History Main / FetchQuest

3rd Dec '17 5:44:12 PM Saber15
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* Though all the [[VideoGame/{{X}} X-Universe]] games have the normal variety of Fetch Quests (typically it's "pick up a delivery" or "gather up some materials from wherever"), ''X3: Terran Conflict'' ups the ante with a Fetch ''Plot''. [[spoiler:To repair the Hub, a control center for the game's PortalNetwork, Mahi Ma will have you gather (in chronological order) 400 computer components, 500 [[CommonplaceRare microchips]], 10,000 energy cells, 150,000 teladianium (a ceramic used for structural components), 450,000 ore, 500 [[ProductPlacement nividium]], 250,000 crystals, 15 million [[WeWillSpendCreditsInTheFuture credits]] (to pay a Paranid scientist for his help), 400,000 silicon wafers, and 75,000 more microchips.]] Finishing the plot in a timely fashion (as in, less than ''several months'' in RealLife) requires the player to build his own infrastructure to supply the materials. The good news is, the [[spoiler:Hub]] is an extremely useful structure [[spoiler:able to arbitrarily connect up to three jumpgate pairs through its sector]], and the infrastructure you build to repair it will make ludicrous amounts of money afterwards.

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* Though all the [[VideoGame/{{X}} X-Universe]] games have the normal variety of Fetch Quests (typically it's "pick up a delivery" or "gather up some materials from wherever"), ''X3: Terran Conflict'' ups the ante with a Fetch ''Plot''. [[spoiler:To repair the Hub, a control center for the game's PortalNetwork, Mahi Ma will have you gather (in chronological order) 400 computer components, 500 [[CommonplaceRare microchips]], 10,000 energy cells, 150,000 teladianium (a ceramic used for structural components), 450,000 ore, 500 [[ProductPlacement nividium]], 250,000 crystals, 15 million [[WeWillSpendCreditsInTheFuture credits]] (to pay a Paranid scientist for his help), 400,000 silicon wafers, and 75,000 more microchips.]] Finishing the plot in a timely fashion (as in, less than ''several months'' in RealLife) requires the player to build his own infrastructure to supply the materials. The good news is, the [[spoiler:Hub]] is an extremely useful structure [[spoiler:able to arbitrarily connect up to three jumpgate pairs through its sector]], and the infrastructure you build to repair it will make ludicrous amounts of money afterwards.
afterwards. The absurd quantities are lampshaded in the ExpansionPack, with the the quest giver noting that there's a cargo hold full of literally thousands of computer parts.
28th Nov '17 4:19:04 PM Pichu-kun
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* 60% of ''VideoGame/AnimalCrossing'' is nothing but long, drawn out, randomly generated fetch quest where someone borrowed something, and lent it to someone and then someone stole it from them, etc. Which leads you through almost everyone into the village to get someone's [random Nintendo product] back in exchange for the original guy to give you some throwaway carpet or piece of furniture that you probably didn't want to begin with.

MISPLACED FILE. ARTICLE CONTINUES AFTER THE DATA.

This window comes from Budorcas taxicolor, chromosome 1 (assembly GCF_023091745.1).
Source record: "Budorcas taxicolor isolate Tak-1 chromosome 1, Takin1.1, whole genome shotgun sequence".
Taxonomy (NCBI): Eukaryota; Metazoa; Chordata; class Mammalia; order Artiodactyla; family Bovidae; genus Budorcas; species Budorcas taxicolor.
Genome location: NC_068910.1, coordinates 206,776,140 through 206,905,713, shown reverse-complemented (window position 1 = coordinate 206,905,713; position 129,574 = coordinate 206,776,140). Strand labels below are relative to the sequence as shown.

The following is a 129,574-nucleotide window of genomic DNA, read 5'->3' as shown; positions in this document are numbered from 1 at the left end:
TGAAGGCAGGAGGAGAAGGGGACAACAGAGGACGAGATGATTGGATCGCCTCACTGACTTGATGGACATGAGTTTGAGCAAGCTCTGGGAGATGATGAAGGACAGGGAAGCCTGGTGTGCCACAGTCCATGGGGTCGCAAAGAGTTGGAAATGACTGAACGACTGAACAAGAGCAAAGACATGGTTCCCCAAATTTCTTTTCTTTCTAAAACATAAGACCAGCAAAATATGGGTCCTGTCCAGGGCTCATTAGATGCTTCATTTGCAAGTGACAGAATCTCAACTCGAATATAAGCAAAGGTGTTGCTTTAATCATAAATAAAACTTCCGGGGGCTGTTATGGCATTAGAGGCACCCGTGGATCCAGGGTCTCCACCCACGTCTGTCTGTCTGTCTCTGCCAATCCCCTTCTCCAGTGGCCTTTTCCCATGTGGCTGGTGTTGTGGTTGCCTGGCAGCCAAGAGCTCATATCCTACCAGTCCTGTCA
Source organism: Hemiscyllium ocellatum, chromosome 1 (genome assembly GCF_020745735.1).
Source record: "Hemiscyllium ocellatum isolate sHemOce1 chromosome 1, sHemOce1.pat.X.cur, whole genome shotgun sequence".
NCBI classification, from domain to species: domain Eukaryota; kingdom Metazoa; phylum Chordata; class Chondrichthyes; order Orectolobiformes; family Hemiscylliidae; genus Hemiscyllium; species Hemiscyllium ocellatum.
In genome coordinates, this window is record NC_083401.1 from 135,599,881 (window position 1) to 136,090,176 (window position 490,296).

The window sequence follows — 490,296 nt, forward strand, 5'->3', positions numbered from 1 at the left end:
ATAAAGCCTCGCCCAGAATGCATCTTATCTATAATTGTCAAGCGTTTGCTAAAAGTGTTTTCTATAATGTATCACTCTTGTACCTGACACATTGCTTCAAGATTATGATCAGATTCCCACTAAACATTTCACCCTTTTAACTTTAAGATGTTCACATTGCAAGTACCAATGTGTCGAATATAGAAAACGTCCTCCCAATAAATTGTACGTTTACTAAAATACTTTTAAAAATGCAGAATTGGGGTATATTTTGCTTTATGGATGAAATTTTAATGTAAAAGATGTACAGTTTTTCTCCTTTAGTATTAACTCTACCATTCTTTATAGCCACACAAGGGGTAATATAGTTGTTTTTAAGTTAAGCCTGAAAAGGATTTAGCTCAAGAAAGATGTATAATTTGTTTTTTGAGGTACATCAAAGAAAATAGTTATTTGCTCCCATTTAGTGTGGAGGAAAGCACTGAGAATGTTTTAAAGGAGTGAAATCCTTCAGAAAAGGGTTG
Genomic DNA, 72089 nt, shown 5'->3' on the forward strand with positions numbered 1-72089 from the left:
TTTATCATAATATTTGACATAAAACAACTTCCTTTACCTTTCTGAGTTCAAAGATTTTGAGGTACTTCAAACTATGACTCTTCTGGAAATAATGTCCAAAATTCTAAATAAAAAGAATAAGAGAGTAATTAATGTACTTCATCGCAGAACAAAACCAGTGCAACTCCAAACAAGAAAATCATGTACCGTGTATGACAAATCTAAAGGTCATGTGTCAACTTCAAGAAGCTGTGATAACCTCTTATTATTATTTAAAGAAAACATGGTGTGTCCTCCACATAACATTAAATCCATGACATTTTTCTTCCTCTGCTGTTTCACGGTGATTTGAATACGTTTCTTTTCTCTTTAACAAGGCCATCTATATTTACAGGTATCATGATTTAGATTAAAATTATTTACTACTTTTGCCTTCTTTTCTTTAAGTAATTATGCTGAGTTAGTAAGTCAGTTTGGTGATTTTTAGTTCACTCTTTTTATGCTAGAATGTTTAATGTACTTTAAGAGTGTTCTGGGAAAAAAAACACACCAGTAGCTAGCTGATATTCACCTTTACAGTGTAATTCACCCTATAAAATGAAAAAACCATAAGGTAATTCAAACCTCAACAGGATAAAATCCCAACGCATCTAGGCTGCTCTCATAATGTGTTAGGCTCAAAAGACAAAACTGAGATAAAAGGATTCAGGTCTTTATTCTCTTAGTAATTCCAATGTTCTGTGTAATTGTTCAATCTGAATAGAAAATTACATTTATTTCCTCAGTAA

** Thankfully toned down in the sequels, which now only has you go from person A, to person B, then back to person A with the item in tow.
* In ''VideoGame/TheSims Bustin' Out'' for the GBA, some quests have you involve grabbing something like an urn to give to a ghost in order to proceed. You can also ask others for an errand, and upon completion, you get a bit of money. Helpful when you begin the game and have little cash, but next to useless later, because you get better jobs eventually.
* Many quests in ''VideoGame/TheSimsMedieval'' have "get Object X" as a step. Sometimes Object X can be acquired in the village shop, but often the Sim will have to harvest it or obtain it from an NPC.

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* 60% of ''VideoGame/AnimalCrossing'' is nothing but long, drawn out, randomly generated fetch quest where someone borrowed something, and lent it to someone and then someone stole it from them, etc. Which leads you through almost everyone into the village to get someone's [random Nintendo product] back in exchange for the original guy to give you some throwaway carpet or piece of furniture that you probably didn't want to begin with.
**
with. Thankfully toned down in the sequels, which now only has you go from person A, to person B, then back to person A with the item in tow.
* ''VideoGame/TheSims'':
**
In ''VideoGame/TheSims Bustin' Out'' ''VideoGame/TheSimsBustinOut'' for the GBA, some quests have you involve grabbing something like an urn to give to a ghost in order to proceed. You can also ask others for an errand, and upon completion, you get a bit of money. Helpful when you begin the game and have little cash, but next to useless later, because you get better jobs eventually.